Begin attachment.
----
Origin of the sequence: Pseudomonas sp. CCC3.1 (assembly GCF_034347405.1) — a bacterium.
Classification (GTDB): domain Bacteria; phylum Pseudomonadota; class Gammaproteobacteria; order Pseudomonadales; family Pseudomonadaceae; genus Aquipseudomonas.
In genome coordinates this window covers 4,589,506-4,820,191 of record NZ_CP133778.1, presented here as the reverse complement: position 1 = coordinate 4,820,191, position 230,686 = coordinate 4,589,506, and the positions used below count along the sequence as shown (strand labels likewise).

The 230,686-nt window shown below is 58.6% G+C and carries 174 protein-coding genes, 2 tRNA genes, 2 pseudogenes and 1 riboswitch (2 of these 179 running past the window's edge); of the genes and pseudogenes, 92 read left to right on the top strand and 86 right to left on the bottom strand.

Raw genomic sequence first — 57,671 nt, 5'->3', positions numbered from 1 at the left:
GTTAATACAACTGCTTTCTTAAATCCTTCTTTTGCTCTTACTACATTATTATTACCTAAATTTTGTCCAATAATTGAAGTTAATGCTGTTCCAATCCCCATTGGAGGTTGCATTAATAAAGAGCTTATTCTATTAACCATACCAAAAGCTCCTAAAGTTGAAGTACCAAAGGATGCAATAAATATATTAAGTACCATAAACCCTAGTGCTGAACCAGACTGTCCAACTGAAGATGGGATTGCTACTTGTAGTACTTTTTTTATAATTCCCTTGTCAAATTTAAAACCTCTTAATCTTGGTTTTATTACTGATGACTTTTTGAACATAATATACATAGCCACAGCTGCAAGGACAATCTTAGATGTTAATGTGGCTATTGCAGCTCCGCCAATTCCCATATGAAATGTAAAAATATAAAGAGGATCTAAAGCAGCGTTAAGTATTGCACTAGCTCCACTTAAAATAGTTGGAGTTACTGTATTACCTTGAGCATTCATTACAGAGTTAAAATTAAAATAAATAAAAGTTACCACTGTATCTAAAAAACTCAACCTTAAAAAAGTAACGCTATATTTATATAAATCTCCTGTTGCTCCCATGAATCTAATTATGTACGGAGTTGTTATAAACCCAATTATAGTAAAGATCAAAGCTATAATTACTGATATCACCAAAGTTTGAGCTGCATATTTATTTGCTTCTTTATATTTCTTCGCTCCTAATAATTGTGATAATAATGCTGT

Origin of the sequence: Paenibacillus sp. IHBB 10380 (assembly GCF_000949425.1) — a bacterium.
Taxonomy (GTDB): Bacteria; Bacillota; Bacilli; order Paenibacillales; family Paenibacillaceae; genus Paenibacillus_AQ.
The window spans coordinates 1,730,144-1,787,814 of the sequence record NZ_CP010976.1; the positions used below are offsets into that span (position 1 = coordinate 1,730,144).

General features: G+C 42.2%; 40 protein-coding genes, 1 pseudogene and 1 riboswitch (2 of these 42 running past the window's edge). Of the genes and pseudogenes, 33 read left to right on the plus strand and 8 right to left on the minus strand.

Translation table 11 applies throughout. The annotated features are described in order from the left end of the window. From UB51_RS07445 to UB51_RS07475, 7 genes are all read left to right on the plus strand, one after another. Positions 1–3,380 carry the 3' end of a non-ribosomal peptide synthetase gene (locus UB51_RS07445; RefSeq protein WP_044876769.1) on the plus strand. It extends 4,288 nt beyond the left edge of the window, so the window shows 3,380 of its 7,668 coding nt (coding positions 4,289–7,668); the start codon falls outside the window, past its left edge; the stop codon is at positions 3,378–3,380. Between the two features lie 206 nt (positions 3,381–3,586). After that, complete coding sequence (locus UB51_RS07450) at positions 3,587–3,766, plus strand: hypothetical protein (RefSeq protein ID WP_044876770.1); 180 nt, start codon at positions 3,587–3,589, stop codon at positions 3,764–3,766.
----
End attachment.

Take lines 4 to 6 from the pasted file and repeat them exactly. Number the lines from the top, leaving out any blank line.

The 230,686-nt window shown below is 58.6% G+C and carries 174 protein-coding genes, 2 tRNA genes, 2 pseudogenes and 1 riboswitch (2 of these 179 running past the window's edge); of the genes and pseudogenes, 92 read left to right on the top strand and 86 right to left on the bottom strand.

Raw genomic sequence first — 57,671 nt, 5'->3', positions numbered from 1 at the left:
GTTAATACAACTGCTTTCTTAAATCCTTCTTTTGCTCTTACTACATTATTATTACCTAAATTTTGTCCAATAATTGAAGTTAATGCTGTTCCAATCCCCATTGGAGGTTGCATTAATAAAGAGCTTATTCTATTAACCATACCAAAAGCTCCTAAAGTTGAAGTACCAAAGGATGCAATAAATATATTAAGTACCATAAACCCTAGTGCTGAACCAGACTGTCCAACTGAAGATGGGATTGCTACTTGTAGTACTTTTTTTATAATTCCCTTGTCAAATTTAAAACCTCTTAATCTTGGTTTTATTACTGATGACTTTTTGAACATAATATACATAGCCACAGCTGCAAGGACAATCTTAGATGTTAATGTGGCTATTGCAGCTCCGCCAATTCCCATATGAAATGTAAAAATATAAAGAGGATCTAAAGCAGCGTTAAGTATTGCACTAGCTCCACTTAAAATAGTTGGAGTTACTGTATTACCTTGAGCATTCATTACAGAGTTAAAATTAAAATAAATAAAAGTTACCACTGTATCTAAAAAACTCAACCTTAAAAAAGTAACGCTATATTTATATAAATCTCCTGTTGCTCCCATGAATCTAATTATGTACGGAGTTGTTATAAACCCAATTATAGTAAAGATCAAAGCTATAATTACTGATATCACCAAAGTTTGAGCTGCATATTTATTTGCTTCTTTATATTTCTTCGCTCCTAATAATTGTGATAATAATGCTGT